Think of your car’s wiring as electrical synapses in the brain. Each wire branches off from the central nervous system (aka the ECU) and sends signals to its extremities (radio, instrument cluster, windows, wipers, etc). What interprets those signals and completes the actions are your car’s relays, i.e. the muscles of your automobile—though not as gooey.
Relays go bad for a variety of reasons, including age, and can impede your car’s momentum and functionality when busted. Without functioning relays, your commutes to work, trips to the grocery store, or tattoo appointments could be in danger. Thankfully, testing a relay and replacing it isn’t rocket science. With a little help from your friends at Car Bibles, even you (yes, you!), can do it from the comfort of your own garage.
Let’s get started.
Common Bad Relay Symptoms
As with any sickness, a bad relay will tell you if it’s unwell with a set of specific symptoms. Here are four of the most common symptoms of a bad relay.
- Dead Battery
Relays regulate electrical currents, and if one is going bad, that flow could become unstable and deplete the battery’s juice.
- Ignition Failure
*Click-click-click is a sound everyone knows and dreads. It’s the harbinger of a car that won’t start. An ignition failure could also mean you have a bad ignition relay.
- Burnt Relay
Overloading a relay with too much electrical current can, in certain circumstances, cause the mechanical parts of a relay to burn or melt. This can produce visible symptoms such as smoke and, though seldomly, actual flames. Yikes.
As a relay regulates the flow of electricity to a number of systems, it can be interrupted and the car may stall as that flow isn’t maintained or steady enough to keep the combustion cycle running.
Is My Car Battery the Problem?
This is a common question with a complicated answer. TLDR; maybe. Technically, because a relay regulates the flow of electricity and the battery supplies that current, a bad battery could affect the flow and share similar symptoms as a bad relay. You can, however, more easily test a battery than a relay. All you need to do is follow Car Bibles’ How To Test a Car Battery guide.
What You’ll Need To Test A Relay
Car Bibles HQ has the type of garage most would sell their left arms for, with all the tools necessary for a variety of jobs. But we understand that DIYers may not have the stocked, locked, and ready to rock garages of tools we enjoy. So here’s a handy guide of what you’ll need to test a relay.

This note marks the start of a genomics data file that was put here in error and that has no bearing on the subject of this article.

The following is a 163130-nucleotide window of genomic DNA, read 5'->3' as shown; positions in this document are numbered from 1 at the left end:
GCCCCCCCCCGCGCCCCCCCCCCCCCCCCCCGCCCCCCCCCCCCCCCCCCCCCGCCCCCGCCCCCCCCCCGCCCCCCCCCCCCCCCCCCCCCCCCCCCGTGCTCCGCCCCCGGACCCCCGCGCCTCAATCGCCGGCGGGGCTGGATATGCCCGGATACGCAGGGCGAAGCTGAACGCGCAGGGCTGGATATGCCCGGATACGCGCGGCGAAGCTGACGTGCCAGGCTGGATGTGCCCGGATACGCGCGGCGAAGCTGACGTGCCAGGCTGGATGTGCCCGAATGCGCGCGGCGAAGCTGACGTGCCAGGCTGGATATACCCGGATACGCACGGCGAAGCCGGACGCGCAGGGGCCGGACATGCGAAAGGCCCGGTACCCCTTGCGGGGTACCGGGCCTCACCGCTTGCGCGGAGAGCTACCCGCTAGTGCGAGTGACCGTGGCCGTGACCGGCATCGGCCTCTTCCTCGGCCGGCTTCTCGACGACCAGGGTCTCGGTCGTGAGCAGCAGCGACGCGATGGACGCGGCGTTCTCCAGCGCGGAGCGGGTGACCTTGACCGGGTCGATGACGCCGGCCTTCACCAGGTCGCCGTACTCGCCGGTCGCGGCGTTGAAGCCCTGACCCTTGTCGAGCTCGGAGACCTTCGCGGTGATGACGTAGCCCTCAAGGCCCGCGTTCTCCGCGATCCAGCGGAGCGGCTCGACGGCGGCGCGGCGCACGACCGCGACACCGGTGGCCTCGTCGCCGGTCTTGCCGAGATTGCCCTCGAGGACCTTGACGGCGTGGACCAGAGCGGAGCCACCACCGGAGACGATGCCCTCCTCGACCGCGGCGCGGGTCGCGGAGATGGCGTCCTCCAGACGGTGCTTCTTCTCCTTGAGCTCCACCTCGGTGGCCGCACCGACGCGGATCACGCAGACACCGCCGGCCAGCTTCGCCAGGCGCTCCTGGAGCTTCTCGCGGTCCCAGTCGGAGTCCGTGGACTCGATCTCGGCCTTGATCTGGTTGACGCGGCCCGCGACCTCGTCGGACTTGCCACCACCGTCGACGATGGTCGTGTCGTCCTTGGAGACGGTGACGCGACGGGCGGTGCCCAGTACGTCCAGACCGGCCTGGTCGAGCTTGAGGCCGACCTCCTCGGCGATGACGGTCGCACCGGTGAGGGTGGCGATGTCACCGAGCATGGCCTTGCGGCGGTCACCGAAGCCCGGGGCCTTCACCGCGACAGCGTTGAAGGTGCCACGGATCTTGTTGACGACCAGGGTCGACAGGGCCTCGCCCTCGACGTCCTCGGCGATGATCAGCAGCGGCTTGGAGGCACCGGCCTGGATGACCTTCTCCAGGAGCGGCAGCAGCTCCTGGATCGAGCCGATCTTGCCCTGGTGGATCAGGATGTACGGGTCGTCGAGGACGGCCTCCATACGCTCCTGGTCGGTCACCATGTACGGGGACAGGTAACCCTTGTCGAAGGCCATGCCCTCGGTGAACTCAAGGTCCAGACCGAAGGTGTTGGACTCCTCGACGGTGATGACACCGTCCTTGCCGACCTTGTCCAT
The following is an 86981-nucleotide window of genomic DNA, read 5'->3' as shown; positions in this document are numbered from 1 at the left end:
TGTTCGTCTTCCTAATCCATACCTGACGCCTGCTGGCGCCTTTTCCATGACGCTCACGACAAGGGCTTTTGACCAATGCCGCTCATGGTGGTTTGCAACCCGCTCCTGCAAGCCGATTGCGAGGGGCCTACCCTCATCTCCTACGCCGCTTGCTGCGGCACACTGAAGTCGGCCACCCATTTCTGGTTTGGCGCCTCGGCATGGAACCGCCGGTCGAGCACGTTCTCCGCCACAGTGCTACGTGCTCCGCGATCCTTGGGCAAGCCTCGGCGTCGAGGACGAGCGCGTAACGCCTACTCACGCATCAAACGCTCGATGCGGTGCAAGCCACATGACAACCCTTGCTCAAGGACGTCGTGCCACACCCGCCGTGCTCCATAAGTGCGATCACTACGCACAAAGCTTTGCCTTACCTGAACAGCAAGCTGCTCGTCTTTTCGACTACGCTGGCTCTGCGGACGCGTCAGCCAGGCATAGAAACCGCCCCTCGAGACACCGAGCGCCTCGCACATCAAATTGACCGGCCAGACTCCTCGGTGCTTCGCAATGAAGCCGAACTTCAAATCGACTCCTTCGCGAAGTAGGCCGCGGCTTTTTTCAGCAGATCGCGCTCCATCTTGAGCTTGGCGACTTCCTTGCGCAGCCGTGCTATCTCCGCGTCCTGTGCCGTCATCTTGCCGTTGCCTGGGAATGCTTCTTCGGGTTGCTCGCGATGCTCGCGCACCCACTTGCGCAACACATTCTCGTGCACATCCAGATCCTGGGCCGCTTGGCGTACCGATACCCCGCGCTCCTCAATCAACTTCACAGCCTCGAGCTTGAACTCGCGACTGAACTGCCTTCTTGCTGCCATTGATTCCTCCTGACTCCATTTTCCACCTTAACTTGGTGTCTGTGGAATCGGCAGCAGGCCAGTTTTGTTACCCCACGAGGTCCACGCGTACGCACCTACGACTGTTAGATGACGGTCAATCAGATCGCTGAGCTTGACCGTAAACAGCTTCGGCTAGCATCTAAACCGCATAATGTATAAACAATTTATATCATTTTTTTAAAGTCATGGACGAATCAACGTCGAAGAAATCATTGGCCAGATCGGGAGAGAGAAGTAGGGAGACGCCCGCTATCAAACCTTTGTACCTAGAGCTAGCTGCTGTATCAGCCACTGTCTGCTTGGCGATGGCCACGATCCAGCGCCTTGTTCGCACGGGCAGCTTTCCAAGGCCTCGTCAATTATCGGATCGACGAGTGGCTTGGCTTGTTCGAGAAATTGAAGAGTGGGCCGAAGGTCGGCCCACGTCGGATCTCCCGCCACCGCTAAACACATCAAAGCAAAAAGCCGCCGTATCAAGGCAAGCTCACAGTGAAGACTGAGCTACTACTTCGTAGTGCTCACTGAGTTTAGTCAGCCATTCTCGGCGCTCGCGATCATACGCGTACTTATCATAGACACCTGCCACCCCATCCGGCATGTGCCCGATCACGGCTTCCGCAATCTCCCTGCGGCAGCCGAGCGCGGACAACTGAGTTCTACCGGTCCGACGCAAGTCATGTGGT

It’ll take anywhere between 30 minutes to an hour and a half.
You’ll also need a flat workspace, such as a garage floor, driveway, or street parking.
- An ohmmeter, also called a digital multimeter (DMM)
- A high-impedance light.
- Vehicle service manual (strongly recommended but not required)
- Jumper wires
- A 9-12V battery
- A replacement relay.
How To Test A Relay
Now that you’re ready to rock, and feel confident that your car’s relay is the evildoer, let’s test this relay!
- Locate the relay, either under the dash or in the engine bay.
- Turn or press your vehicle’s ignition to Accessory.
- Grab your high-impedance test light and attach the ground wire to a ground spot on your vehicle.
- Use the test light to probe the wire coming out of the relay. If the light comes on, the relay has voltage and is working as intended. Probe the rest of the wires that lead into the relay with your test light.
- Turn your vehicle off.
- Locate the power and control terminals for the relay.
- Use your ohmmeter to check for continuity between power terminals. If there is continuity, you’ll need to replace the relay.
FAQs About Testing a Relay
Do you have questions? Do you need answers? Don’t worry, Car Bibles has your back.
Q: What Happens If I Ignore the Problem?
A: Ignoring a malfunctioning relay can become a big problem underneath your hood. In extreme cases, you could fry your car’s wires and possibly start a fire.
Q: Can I Test a Relay Without an Ohmmeter?
A: No, but you can replace the suspected bad relay, which is the cheapest option. That said, it might not be the culprit, and you’ve just spent money you may not have had to. Just pony up for a cheap ohmmeter and get the reassurance you need. Every garage has to have one.
Q: Where Are My Vehicle’s Relays?
A: Most of your car’s relays should be located in easily accessed locales. Thankfully, your car’s manufacturer gave you the greatest tool in finding them: that dusty manual you’ve stashed in your glove box. Flip through its pages to find the exact locations or hit up the good ole interwebs.
Q: Do All Vehicles Have Relays?
A: Given the number of electronic devices and systems in modern vehicles, all new vehicles have relays.
Q: How Much Does It Cost To Test A Relay?
A: If you already have an ohmmeter, it won’t cost you a thing. Just time. If you don’t have an ohmmeter, it could cost you between $20-$50 for a quality tool. Seriously, buy one.